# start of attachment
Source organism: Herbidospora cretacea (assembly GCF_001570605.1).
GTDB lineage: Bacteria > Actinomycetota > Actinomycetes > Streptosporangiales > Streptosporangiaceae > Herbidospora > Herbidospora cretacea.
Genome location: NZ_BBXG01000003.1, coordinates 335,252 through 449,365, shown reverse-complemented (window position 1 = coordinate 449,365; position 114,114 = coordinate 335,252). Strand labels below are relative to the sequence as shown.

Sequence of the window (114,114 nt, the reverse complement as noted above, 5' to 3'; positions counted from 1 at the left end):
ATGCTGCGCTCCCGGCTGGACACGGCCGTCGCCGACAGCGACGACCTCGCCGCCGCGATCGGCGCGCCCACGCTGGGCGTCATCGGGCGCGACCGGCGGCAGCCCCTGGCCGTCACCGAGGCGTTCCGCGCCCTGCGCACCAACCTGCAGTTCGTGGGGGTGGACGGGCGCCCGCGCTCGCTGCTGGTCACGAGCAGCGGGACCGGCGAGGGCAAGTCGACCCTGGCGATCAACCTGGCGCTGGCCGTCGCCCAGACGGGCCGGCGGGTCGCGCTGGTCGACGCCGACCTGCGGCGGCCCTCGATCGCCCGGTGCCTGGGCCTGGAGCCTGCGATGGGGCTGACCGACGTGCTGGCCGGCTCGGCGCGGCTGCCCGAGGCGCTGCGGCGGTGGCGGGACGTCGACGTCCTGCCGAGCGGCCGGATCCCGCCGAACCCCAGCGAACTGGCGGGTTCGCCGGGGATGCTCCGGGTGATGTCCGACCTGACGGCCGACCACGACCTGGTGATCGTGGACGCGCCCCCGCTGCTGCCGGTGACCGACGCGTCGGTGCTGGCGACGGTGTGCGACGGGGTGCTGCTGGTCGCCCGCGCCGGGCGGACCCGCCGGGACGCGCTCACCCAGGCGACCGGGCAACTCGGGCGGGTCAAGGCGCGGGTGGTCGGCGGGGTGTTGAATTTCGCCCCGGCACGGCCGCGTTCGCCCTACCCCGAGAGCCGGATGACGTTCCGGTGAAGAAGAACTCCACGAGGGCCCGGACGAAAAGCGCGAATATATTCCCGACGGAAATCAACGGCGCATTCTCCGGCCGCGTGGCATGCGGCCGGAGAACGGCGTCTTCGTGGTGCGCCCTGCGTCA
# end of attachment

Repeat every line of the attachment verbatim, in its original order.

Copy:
Source organism: Herbidospora cretacea (assembly GCF_001570605.1).
GTDB lineage: Bacteria > Actinomycetota > Actinomycetes > Streptosporangiales > Streptosporangiaceae > Herbidospora > Herbidospora cretacea.
Genome location: NZ_BBXG01000003.1, coordinates 335,252 through 449,365, shown reverse-complemented (window position 1 = coordinate 449,365; position 114,114 = coordinate 335,252). Strand labels below are relative to the sequence as shown.

Sequence of the window (114,114 nt, the reverse complement as noted above, 5' to 3'; positions counted from 1 at the left end):
ATGCTGCGCTCCCGGCTGGACACGGCCGTCGCCGACAGCGACGACCTCGCCGCCGCGATCGGCGCGCCCACGCTGGGCGTCATCGGGCGCGACCGGCGGCAGCCCCTGGCCGTCACCGAGGCGTTCCGCGCCCTGCGCACCAACCTGCAGTTCGTGGGGGTGGACGGGCGCCCGCGCTCGCTGCTGGTCACGAGCAGCGGGACCGGCGAGGGCAAGTCGACCCTGGCGATCAACCTGGCGCTGGCCGTCGCCCAGACGGGCCGGCGGGTCGCGCTGGTCGACGCCGACCTGCGGCGGCCCTCGATCGCCCGGTGCCTGGGCCTGGAGCCTGCGATGGGGCTGACCGACGTGCTGGCCGGCTCGGCGCGGCTGCCCGAGGCGCTGCGGCGGTGGCGGGACGTCGACGTCCTGCCGAGCGGCCGGATCCCGCCGAACCCCAGCGAACTGGCGGGTTCGCCGGGGATGCTCCGGGTGATGTCCGACCTGACGGCCGACCACGACCTGGTGATCGTGGACGCGCCCCCGCTGCTGCCGGTGACCGACGCGTCGGTGCTGGCGACGGTGTGCGACGGGGTGCTGCTGGTCGCCCGCGCCGGGCGGACCCGCCGGGACGCGCTCACCCAGGCGACCGGGCAACTCGGGCGGGTCAAGGCGCGGGTGGTCGGCGGGGTGTTGAATTTCGCCCCGGCACGGCCGCGTTCGCCCTACCCCGAGAGCCGGATGACGTTCCGGTGAAGAAGAACTCCACGAGGGCCCGGACGAAAAGCGCGAATATATTCCCGACGGAAATCAACGGCGCATTCTCCGGCCGCGTGGCATGCGGCCGGAGAACGGCGTCTTCGTGGTGCGCCCTGCGTCA